People that cause drunk driving fatalities often face significant criminal penalties, including jail time and fines. In some states, if a person killed in a drunk driving crash was the parent of a minor child, the person that caused the collision may have to pay child support as well. Tennessee is the most recent state to introduce such legislation via a law named after children left behind when their parents died in drunk driving collisions. The law indicates a movement to dissuade people from driving while intoxicated by increasing penalties, and similar legislation was previously bought in Illinois. If you are charged with causing a DUI collision, it is smart to speak to an Illinois DUI defense attorney about your possible defenses.
The Tennessee Legislation
It is reported that a 2023 Tennessee law requires people who cause drunk driving accidents that kill parents to pay child support for any surviving children. Specifically, the law dictates that if a person is convicted of vehicular homicide due to intoxication and the person killed in the accident was the parent of a child under the age of majority, the sentencing court must order the defendant to pay restitution in the form of maintenance to each child left behind by the victim.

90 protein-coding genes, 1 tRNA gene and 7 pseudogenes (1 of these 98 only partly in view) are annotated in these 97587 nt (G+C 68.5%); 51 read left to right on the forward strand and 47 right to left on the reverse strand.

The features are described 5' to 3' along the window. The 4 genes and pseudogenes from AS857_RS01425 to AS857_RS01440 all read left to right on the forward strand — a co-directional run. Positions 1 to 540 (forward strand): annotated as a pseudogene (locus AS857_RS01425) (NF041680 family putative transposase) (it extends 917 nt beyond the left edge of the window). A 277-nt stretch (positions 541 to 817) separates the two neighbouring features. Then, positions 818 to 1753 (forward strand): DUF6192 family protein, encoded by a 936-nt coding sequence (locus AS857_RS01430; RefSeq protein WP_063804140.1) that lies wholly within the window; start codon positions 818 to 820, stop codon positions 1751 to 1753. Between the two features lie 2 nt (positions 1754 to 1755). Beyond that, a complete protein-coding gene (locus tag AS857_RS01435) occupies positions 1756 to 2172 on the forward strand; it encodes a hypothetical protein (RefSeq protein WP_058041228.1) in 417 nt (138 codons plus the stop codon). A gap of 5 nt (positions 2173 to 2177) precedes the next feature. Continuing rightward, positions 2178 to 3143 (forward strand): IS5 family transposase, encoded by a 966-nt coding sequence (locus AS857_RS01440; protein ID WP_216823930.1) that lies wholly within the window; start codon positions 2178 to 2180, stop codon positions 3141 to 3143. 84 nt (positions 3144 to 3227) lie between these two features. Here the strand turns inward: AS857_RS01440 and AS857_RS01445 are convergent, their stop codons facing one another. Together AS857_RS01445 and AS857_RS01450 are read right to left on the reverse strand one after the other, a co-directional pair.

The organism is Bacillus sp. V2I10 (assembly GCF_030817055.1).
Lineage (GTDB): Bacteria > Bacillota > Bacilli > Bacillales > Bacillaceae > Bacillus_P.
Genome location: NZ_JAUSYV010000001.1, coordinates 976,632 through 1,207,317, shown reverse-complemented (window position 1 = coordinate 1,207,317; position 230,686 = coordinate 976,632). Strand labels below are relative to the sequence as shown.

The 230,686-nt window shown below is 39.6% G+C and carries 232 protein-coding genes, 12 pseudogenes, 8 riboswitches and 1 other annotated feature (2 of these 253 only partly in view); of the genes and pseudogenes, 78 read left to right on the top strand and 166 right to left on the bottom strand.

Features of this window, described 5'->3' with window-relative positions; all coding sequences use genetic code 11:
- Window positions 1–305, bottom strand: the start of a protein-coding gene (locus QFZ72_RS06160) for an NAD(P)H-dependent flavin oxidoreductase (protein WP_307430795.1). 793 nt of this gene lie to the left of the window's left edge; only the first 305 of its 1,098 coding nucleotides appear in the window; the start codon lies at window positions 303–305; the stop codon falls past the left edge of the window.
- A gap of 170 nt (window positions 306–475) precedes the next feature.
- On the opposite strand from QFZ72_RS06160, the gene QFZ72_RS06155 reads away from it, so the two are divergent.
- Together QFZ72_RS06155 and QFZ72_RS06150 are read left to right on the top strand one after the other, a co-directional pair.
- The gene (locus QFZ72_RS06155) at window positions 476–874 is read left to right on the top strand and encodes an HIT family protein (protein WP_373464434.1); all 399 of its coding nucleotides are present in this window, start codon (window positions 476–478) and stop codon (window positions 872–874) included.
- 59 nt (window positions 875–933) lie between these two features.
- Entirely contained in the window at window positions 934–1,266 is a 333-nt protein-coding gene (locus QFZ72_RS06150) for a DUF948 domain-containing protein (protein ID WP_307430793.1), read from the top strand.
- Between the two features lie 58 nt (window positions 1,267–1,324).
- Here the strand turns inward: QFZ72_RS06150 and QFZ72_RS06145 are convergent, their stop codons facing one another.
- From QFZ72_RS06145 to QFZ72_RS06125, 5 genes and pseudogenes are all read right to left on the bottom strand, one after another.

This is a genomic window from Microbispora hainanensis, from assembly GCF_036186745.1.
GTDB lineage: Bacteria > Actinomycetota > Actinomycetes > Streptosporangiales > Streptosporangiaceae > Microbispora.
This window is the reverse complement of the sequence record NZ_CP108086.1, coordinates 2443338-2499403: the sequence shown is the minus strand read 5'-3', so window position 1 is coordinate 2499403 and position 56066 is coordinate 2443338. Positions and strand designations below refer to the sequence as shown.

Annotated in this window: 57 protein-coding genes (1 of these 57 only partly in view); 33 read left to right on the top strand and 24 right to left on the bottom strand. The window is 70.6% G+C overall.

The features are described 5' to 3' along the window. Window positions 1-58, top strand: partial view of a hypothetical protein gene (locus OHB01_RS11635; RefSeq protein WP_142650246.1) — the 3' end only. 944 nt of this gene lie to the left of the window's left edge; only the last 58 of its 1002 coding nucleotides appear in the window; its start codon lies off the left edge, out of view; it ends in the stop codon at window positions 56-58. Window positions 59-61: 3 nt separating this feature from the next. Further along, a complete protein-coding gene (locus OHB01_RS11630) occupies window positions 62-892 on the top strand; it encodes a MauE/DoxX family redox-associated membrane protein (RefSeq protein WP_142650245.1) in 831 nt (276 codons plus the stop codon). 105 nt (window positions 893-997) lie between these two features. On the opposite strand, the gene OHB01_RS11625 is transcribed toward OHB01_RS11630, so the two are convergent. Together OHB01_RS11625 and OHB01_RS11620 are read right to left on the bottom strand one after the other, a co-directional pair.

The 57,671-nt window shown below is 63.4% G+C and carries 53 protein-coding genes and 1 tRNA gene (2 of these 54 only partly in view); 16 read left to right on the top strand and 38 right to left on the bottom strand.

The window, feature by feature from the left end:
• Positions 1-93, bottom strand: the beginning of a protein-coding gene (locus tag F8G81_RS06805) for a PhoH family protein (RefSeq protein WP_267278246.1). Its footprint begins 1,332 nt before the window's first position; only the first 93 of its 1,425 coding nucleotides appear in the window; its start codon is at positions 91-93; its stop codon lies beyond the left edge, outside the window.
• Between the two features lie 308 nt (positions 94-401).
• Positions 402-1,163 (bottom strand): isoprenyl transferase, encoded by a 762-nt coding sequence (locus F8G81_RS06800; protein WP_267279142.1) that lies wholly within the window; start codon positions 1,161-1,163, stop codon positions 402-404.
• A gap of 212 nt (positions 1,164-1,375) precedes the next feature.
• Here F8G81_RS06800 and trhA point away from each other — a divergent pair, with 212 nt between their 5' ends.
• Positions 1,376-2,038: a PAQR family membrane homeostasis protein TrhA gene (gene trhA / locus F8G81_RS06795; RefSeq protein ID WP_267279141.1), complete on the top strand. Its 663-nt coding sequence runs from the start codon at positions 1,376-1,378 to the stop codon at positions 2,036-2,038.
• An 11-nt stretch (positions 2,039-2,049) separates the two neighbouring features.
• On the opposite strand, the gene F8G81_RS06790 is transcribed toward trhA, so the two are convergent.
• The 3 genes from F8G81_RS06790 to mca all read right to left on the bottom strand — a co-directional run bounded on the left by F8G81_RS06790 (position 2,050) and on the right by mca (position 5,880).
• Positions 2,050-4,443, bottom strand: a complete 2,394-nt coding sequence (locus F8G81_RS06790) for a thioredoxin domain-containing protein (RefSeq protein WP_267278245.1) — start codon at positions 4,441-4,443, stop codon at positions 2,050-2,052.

Allegedly, the support obligation will endure until the child reaches the age of eighteen or graduates from high school. The courts must determine what constitutes a reasonable and necessary support obligation based on all relevant factors, including the child’s financial resources and needs, the financial resources and needs of any surviving parent, and the standard of living the child is accustomed to enjoying. The law was created by a drafted resident of Missouri after her grandson, Bentley, was orphaned by a drunk driving accident; the statute is named Ethan’s Hailey’ and Bentley’s Law. Continue reading →